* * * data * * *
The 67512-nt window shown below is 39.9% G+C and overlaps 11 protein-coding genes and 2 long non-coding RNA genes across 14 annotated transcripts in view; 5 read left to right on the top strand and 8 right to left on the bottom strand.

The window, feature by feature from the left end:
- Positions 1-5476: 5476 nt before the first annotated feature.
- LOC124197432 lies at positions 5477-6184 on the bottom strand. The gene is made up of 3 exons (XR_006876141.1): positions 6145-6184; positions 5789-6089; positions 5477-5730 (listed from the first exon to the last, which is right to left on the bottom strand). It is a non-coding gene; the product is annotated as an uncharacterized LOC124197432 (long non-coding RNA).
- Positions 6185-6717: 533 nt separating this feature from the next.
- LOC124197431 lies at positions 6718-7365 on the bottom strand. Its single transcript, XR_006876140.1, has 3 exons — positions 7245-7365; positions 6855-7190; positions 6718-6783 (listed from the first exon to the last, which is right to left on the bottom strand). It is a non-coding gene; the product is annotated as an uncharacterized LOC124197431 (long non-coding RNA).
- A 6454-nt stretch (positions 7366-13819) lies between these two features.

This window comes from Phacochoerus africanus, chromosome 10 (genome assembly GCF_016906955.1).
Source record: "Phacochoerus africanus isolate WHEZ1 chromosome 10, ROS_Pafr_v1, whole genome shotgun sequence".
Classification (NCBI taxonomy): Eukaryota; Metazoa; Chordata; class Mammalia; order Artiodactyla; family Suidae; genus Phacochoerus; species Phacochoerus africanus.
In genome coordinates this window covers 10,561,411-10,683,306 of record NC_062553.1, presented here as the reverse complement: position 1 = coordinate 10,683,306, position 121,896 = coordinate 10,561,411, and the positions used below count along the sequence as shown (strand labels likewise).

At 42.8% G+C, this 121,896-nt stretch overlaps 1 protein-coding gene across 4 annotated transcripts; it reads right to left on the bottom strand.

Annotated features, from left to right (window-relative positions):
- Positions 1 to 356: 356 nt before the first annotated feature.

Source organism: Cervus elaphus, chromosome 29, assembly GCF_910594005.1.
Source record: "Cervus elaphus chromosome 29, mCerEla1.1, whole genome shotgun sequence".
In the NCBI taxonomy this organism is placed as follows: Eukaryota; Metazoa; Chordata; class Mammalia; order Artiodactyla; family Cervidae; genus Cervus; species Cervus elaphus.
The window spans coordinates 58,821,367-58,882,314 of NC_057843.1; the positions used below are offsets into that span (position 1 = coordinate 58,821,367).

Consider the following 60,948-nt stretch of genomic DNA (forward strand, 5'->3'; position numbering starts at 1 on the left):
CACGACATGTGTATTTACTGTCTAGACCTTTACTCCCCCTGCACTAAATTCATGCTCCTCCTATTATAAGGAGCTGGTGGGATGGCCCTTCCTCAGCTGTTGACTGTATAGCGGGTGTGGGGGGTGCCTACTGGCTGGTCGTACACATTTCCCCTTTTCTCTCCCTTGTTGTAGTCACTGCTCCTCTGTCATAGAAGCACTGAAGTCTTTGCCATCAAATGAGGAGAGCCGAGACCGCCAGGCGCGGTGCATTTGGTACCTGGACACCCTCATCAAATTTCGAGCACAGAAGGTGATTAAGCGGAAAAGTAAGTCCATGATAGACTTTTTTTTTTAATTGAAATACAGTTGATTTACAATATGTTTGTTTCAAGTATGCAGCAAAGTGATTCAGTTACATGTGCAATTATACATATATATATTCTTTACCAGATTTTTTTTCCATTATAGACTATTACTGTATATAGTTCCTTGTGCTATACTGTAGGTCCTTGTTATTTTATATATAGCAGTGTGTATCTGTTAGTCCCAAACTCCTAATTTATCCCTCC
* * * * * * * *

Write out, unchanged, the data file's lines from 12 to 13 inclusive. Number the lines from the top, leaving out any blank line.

At 42.8% G+C, this 121,896-nt stretch overlaps 1 protein-coding gene across 4 annotated transcripts; it reads right to left on the bottom strand.

Annotated features, from left to right (window-relative positions):